When it comes to ventures with quirky expenses, this one is a doozy.
Imagine caring for 1,300 charges, all with dietary restrictions. More than a few go only for beef, up to 20 pounds a week. A handful drink blood. Meals: $500,000 a year.
Even served their favorite dishes, some of this crew can be pretty surly. That, and the fact they have more than a million visitors a year, means few breaks on liability insurance. Cost: about $800,000 annually.
And check out the water bill: $2.8 million. That's what happens when you're stuck with old, leaky facilities and guests who like to swim.
Those expenses represent just some of the annual red ink at the Philadelphia Zoo, America's oldest zoological park and among the region's favorite nonprofit attractions.
While the zoo is more exotic than your typical enterprise, it is still a business, and money coming in has to cover money going out.
With that in mind, the zoo's managers have been particularly conservative in planning for the coming fiscal year, which includes a big birthday - 150 - and a yearlong party.
Rest assured, says Vikram Dewan, the zoo's president, enough trims have been made to balance the budget and keep the party on track.
There was little magic to it: wage freezes for most employees, up to 10 percent salary cuts for some (including Dewan), positions left unfilled, and trims to discretionary spending.
The trims offset about $1.1 million of, it is hoped, worst-case in projected revenue loss for the coming year, said Joseph T. Steuer, the zoo's chief financial officer.
Some things not done to balance the budget: layoffs or cuts to party plans.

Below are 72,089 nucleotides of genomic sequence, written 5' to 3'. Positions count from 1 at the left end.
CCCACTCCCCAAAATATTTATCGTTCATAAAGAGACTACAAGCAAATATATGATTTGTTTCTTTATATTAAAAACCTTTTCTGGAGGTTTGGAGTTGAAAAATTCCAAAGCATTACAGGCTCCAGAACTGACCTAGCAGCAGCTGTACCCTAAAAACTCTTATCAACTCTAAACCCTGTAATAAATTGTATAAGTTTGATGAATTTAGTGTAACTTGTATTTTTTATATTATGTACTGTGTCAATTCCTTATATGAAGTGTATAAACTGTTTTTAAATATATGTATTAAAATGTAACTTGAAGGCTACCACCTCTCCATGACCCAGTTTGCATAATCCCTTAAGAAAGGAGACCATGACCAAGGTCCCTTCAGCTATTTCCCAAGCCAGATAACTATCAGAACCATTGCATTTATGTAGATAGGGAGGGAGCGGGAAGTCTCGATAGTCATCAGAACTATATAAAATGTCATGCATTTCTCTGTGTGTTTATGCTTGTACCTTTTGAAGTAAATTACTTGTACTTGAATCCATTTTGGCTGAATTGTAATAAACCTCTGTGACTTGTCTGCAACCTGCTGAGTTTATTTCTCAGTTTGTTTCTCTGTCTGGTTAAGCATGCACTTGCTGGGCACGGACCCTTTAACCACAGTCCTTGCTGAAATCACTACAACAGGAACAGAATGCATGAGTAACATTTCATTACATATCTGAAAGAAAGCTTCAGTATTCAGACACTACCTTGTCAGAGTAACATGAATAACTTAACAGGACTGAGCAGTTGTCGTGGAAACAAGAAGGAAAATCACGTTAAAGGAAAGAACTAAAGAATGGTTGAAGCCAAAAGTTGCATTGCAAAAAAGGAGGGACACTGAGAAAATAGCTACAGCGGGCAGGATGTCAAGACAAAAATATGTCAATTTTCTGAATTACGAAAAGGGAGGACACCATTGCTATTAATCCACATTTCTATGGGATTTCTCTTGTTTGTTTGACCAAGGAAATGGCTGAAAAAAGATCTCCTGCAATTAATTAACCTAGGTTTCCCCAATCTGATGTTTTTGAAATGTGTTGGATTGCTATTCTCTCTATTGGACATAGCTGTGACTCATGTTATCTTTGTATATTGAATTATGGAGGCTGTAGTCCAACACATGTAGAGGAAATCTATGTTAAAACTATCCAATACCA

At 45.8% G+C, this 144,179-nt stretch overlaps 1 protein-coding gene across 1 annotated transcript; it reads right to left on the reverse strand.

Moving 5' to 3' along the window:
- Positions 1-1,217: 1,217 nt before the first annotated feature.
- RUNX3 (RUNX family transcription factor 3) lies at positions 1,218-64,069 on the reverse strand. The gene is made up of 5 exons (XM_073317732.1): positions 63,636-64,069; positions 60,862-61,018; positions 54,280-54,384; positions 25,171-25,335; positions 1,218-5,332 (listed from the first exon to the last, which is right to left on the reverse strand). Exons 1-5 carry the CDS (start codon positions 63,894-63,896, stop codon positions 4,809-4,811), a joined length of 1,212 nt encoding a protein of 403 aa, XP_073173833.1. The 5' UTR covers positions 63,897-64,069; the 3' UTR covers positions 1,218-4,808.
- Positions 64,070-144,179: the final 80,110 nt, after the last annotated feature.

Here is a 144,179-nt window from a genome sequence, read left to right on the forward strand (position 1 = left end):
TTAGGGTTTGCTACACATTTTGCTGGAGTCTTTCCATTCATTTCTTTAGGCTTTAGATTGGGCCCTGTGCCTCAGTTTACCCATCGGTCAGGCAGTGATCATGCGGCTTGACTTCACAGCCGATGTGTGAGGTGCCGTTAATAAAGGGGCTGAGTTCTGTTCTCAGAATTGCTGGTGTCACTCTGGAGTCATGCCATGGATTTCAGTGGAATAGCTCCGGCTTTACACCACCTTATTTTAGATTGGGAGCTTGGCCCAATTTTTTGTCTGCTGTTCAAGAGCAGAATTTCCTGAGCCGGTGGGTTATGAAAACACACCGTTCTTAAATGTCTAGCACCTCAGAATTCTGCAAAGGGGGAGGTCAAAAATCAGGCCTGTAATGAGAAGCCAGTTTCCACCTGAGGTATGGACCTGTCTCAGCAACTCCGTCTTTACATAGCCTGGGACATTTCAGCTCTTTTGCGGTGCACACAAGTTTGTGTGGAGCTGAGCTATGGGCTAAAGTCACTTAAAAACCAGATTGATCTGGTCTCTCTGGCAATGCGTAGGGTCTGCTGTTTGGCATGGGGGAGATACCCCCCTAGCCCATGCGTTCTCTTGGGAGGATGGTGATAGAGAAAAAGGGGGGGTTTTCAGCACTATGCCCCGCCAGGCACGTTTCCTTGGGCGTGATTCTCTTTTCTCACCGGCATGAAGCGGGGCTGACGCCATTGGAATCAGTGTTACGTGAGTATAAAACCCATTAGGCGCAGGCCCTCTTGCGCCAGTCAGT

"A celebration marking a 150th anniversary takes years to plan," said Amy Shearer, chief marketing officer for the zoo. "None of it is going to be compromised."
Finding money was not easy.
The zoo has seen some serious erosion of the plus side of its balance sheet, starting with its endowment, which has dropped from $25.5 million to $17 million.
At the same time, corporate donors and out-of-town visitors have become scarce.
Corporations make up about 15 percent of the zoo's donors, a group that covers about 20 percent of the $25 million operating budget and all of the $12 million to $15 million annual capital budget.
Visitors from outside a 100-mile radius of Philadelphia represent about 10 percent of zoo guests, but a larger percentage of income, given they spend more freely than locals on souvenirs and food.
"This is a high-margin group," Dewan said.
As those funds fell off, the zoo was hit with rising health-care costs. And the city, with its own financial troubles, said it would begin charging for water.
As noted above, the zoo uses $2.8 million worth a year. Dewan said the zoo was negotiating with the city over the bill. It hopes to convince the city that, as an attraction that drives tourism and provides free access for many city schoolchildren, it deserves credit for its contributions.
One reason water usage is so high, according to Andrew J. Baker, the zoo's chief operating officer, is the age of the facility. It is filled with buildings and exhibits designed long before much consideration was given to water conservation.
Many past and present aquatic features - including Bird Lake - were designed to use free-flowing water, rather than closed systems, Baker said.
Since 1993, the zoo has been methodically replacing these open systems, he said, reducing its water use 25 percent so far.
The water bill was just one of the concerns as Dewan and his managers prepared a budget for the coming fiscal year.
It was a daunting exercise, given the current economic climate.
In the end, Dewan said, they fashioned a conservative document that assumed about a 3 percent drop in revenue, factoring in inflation.
Even against a slumping economy, the plan is for the fun to continue, zoo employees to keep their jobs, and the animals to enjoy their stay.
That means beef for the big cats and blood for the vampire bats.